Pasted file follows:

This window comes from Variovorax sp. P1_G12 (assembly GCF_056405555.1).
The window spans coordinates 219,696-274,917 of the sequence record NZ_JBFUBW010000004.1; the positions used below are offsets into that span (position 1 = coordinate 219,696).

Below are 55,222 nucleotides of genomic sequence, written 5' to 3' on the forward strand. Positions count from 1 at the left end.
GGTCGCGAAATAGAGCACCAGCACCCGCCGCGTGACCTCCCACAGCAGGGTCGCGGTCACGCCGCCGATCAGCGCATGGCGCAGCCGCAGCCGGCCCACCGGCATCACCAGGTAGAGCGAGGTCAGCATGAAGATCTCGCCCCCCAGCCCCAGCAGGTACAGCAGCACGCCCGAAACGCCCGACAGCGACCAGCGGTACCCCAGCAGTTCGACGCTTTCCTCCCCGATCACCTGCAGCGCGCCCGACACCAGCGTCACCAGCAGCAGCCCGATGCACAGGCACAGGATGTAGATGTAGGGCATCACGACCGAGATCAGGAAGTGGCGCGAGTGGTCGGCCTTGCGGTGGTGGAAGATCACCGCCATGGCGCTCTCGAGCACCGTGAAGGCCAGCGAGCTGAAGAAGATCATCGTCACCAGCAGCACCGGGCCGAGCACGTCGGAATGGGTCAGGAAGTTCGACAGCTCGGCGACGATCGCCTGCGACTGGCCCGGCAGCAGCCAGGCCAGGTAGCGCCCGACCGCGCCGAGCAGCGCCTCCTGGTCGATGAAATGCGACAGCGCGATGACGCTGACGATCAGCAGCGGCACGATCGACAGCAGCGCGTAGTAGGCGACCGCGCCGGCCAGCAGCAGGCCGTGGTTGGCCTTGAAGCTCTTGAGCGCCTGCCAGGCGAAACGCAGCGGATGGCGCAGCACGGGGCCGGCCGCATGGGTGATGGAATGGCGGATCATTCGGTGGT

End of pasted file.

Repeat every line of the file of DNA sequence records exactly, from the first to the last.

This window comes from Variovorax sp. P1_G12 (assembly GCF_056405555.1).
The window spans coordinates 219,696-274,917 of the sequence record NZ_JBFUBW010000004.1; the positions used below are offsets into that span (position 1 = coordinate 219,696).

Below are 55,222 nucleotides of genomic sequence, written 5' to 3' on the forward strand. Positions count from 1 at the left end.
GGTCGCGAAATAGAGCACCAGCACCCGCCGCGTGACCTCCCACAGCAGGGTCGCGGTCACGCCGCCGATCAGCGCATGGCGCAGCCGCAGCCGGCCCACCGGCATCACCAGGTAGAGCGAGGTCAGCATGAAGATCTCGCCCCCCAGCCCCAGCAGGTACAGCAGCACGCCCGAAACGCCCGACAGCGACCAGCGGTACCCCAGCAGTTCGACGCTTTCCTCCCCGATCACCTGCAGCGCGCCCGACACCAGCGTCACCAGCAGCAGCCCGATGCACAGGCACAGGATGTAGATGTAGGGCATCACGACCGAGATCAGGAAGTGGCGCGAGTGGTCGGCCTTGCGGTGGTGGAAGATCACCGCCATGGCGCTCTCGAGCACCGTGAAGGCCAGCGAGCTGAAGAAGATCATCGTCACCAGCAGCACCGGGCCGAGCACGTCGGAATGGGTCAGGAAGTTCGACAGCTCGGCGACGATCGCCTGCGACTGGCCCGGCAGCAGCCAGGCCAGGTAGCGCCCGACCGCGCCGAGCAGCGCCTCCTGGTCGATGAAATGCGACAGCGCGATGACGCTGACGATCAGCAGCGGCACGATCGACAGCAGCGCGTAGTAGGCGACCGCGCCGGCCAGCAGCAGGCCGTGGTTGGCCTTGAAGCTCTTGAGCGCCTGCCAGGCGAAACGCAGCGGATGGCGCAGCACGGGGCCGGCCGCATGGGTGATGGAATGGCGGATCATTCGGTGGT